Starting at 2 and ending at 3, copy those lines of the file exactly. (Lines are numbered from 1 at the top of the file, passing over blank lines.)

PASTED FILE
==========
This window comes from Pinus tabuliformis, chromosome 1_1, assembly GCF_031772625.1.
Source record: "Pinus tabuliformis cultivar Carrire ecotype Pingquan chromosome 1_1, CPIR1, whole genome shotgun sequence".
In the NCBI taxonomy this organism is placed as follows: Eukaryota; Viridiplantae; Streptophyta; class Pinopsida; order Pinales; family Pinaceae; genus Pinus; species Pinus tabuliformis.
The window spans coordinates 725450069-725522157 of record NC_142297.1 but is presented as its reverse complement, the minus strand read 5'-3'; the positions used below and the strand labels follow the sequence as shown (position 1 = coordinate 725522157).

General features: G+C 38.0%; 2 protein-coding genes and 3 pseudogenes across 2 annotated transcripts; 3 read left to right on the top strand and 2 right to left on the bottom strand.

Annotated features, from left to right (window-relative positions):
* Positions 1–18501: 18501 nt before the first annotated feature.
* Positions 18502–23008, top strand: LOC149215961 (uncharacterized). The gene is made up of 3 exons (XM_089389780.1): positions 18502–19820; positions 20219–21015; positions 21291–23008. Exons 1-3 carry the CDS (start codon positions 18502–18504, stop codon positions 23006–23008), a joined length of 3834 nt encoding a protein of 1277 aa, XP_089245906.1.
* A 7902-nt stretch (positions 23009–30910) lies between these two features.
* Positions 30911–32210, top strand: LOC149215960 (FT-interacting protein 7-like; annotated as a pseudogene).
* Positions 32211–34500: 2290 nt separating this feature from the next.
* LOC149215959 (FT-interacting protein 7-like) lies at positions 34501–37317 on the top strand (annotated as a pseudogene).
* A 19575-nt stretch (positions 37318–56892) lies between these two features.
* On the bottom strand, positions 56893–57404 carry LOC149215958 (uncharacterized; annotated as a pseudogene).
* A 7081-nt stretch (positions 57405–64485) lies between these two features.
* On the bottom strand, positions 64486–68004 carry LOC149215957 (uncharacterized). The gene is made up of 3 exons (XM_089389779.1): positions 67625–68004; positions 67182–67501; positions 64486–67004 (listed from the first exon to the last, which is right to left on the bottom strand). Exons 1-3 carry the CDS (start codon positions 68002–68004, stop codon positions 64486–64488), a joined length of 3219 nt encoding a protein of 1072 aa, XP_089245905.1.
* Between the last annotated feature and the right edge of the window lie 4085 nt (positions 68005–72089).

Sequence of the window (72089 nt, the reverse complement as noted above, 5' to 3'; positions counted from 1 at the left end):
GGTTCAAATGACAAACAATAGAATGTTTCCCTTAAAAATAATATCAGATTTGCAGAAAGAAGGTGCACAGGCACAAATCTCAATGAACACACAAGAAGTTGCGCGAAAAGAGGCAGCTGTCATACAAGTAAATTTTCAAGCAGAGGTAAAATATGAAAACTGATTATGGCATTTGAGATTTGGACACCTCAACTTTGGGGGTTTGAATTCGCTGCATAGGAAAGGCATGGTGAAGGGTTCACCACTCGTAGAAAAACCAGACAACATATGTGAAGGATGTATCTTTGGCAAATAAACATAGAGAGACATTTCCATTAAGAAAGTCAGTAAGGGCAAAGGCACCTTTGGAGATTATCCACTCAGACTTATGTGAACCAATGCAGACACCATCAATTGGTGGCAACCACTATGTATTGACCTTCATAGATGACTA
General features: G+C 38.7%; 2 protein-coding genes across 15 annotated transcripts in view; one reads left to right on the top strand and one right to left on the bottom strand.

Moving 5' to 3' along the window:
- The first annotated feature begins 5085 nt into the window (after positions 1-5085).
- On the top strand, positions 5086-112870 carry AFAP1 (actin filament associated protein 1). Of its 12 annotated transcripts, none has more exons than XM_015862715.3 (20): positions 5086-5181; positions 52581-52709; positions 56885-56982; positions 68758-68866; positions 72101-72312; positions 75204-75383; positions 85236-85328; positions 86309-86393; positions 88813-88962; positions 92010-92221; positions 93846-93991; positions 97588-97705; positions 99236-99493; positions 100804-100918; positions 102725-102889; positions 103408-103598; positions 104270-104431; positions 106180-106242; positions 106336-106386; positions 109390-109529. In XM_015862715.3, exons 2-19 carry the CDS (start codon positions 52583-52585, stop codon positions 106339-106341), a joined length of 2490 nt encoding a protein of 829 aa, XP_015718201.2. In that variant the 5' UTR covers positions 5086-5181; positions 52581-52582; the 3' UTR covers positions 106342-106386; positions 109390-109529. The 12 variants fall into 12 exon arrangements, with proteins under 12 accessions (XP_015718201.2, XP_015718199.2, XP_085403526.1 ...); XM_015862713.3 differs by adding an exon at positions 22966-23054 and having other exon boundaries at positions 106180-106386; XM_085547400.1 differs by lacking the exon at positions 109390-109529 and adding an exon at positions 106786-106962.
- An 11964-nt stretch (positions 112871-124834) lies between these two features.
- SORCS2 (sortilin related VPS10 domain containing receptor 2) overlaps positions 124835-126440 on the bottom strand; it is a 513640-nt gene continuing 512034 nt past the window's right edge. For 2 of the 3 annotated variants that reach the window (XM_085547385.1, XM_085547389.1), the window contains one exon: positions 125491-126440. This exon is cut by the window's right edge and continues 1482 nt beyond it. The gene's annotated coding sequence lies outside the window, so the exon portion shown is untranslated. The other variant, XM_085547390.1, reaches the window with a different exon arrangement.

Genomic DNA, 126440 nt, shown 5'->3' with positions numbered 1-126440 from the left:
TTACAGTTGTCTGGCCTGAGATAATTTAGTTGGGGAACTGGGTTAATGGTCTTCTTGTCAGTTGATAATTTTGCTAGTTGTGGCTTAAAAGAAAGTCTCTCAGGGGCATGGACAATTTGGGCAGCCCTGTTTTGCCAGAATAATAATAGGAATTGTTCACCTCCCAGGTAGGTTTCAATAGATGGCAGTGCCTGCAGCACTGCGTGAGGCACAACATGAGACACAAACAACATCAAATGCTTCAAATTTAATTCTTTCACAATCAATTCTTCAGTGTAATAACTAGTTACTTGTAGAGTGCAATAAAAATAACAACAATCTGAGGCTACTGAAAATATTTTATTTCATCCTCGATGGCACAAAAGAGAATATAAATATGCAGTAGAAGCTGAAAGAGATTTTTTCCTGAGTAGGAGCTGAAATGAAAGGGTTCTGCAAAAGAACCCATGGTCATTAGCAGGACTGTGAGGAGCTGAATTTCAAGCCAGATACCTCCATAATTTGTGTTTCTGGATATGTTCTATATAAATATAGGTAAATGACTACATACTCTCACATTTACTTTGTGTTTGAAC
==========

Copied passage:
Source record: "Pinus tabuliformis cultivar Carrire ecotype Pingquan chromosome 1_1, CPIR1, whole genome shotgun sequence".
In the NCBI taxonomy this organism is placed as follows: Eukaryota; Viridiplantae; Streptophyta; class Pinopsida; order Pinales; family Pinaceae; genus Pinus; species Pinus tabuliformis.